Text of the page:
Once you have an AGI though, plugging it into a computer (or even looking it up in a table) doesn't get any harder no matter how many tax brackets there are. Right?

Yep

pie chart

I like this one better.

Slarti: I wouldn't advocate adding another dozen and a half (or more) tax brackets, though.

Russell: Nor I. I'd actually like to see the tax code become quite a bit simpler than it is now, not more complex.

Beating my own dead horse, I say tax complexity has nothing to with tax rates.

Hairshirt's formula yields an infinite number of brackets, or a single bracket, depending on your point of view. But it is not complicated -- once you calculate the input variable called "income". The hair-pulling and brow-furrowing comes in when you try to do the additions and subtractions to figure your AGI. Plugging that number into an inverse trig function is a trivial last step.

Reducing (or raising!) tax rates on incomes that are 10, 100, even 1000 times the median income is completely orthogonal to the simplification question.

--TP

The complexity of the tax code comes from calculating your adjust gross income

Beating my own dead horse, I say tax complexity has nothing to with tax rates.

Yeah, you guys are both right. My bad.

I guess I wish the tax code were simpler, *and* I don't necessarily see lots of value in adding lots of additional rates to the table.

Beating my own dead horse, I say tax complexity has nothing to with tax rates

I'm not saying otherwise. I'm just noting that the upper bracket rate, although not completely devoid of information, doesn't really tell the entire story.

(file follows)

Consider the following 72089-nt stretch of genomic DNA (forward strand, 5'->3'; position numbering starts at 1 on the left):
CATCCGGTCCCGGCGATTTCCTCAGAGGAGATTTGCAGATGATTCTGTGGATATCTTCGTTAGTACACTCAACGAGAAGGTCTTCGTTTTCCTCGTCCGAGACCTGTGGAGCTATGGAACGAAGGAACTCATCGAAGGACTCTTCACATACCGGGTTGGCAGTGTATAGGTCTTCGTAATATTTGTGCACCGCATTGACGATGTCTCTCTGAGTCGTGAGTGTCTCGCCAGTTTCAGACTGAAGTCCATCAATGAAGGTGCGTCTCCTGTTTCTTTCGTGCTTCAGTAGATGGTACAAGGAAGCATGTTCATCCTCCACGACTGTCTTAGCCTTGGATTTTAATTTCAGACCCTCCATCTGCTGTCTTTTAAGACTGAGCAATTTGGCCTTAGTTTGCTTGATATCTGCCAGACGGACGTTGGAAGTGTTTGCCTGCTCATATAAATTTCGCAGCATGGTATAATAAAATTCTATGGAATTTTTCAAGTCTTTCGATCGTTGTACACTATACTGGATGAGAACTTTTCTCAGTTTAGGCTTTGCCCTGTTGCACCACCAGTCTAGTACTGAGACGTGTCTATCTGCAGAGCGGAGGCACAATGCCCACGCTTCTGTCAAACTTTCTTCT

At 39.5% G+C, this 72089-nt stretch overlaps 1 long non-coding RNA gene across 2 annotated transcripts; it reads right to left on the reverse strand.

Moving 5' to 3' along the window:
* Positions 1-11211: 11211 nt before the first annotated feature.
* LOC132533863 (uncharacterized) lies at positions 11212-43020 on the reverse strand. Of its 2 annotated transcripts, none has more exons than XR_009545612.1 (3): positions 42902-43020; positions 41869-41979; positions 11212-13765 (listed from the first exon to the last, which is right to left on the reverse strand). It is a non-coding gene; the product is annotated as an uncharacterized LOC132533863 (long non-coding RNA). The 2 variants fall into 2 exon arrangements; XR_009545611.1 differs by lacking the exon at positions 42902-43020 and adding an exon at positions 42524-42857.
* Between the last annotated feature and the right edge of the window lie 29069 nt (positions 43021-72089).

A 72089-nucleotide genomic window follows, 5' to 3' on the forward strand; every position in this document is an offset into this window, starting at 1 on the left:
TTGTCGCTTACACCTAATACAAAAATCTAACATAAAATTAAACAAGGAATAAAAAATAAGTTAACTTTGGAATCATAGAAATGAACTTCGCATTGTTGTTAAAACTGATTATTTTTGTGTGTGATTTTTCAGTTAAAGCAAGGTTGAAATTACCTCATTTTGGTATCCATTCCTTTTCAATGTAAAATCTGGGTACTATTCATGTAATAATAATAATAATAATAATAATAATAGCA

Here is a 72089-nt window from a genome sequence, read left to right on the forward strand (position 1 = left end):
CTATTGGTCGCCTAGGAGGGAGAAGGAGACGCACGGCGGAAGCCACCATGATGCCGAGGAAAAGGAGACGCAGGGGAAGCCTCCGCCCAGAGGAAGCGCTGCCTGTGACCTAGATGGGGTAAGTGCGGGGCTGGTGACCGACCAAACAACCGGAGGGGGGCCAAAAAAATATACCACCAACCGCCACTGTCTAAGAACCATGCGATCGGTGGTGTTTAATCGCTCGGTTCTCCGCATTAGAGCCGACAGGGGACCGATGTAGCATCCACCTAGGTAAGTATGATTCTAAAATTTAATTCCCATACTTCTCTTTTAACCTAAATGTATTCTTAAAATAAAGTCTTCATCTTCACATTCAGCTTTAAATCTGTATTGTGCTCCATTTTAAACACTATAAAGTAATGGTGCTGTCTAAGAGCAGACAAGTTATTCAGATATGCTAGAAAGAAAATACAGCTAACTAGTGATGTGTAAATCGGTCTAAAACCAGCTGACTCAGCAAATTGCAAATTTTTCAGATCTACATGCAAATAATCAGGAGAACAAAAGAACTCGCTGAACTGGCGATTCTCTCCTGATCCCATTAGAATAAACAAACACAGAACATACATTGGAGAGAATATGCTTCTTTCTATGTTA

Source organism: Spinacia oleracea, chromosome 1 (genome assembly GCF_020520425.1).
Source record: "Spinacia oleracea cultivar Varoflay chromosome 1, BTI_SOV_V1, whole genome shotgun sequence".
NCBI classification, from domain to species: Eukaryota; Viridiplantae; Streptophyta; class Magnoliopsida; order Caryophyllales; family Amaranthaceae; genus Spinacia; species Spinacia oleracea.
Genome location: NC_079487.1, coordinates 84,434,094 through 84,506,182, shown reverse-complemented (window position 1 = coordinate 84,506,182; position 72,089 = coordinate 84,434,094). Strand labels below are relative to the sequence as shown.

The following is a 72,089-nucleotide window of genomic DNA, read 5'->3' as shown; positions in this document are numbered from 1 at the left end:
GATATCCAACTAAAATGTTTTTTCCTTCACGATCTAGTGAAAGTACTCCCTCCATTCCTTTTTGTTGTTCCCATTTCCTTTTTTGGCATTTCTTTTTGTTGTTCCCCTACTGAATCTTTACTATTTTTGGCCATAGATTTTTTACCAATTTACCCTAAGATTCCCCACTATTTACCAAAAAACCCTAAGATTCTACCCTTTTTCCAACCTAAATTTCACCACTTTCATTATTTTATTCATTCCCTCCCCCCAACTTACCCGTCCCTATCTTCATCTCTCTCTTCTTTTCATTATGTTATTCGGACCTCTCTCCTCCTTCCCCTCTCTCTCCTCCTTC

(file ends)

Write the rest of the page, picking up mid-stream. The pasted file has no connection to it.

Which, admittedly, is dead obvious.

Another pi chart for the easily amused.

I guess I wish the tax code were simpler, *and* I don't necessarily see lots of value in adding lots of additional rates to the table.

For me, having a small number of brackets seems unfair. It causes big step changes in the tax rate of a marginal dollar. Something like hairshirthedonist's arctan curve makes a lot more sense: there are no discontinuities and looking at the curve it is easier for me to visualize the effect this has on effective taxation as a function of gross income just by looking at the area under the curve. Now, a table filled with brackets can be thought of as an approximation of a smooth curve, but if we're only going to have a handful of brackets, then it is going to be a really crappy approximation.

If nothing else, a smooth curve taxation scheme might have prevented all the galts' whinging about how they were going to cut their income to keep below $250K. Then again, smooth curves can't cure stupid, so probably not.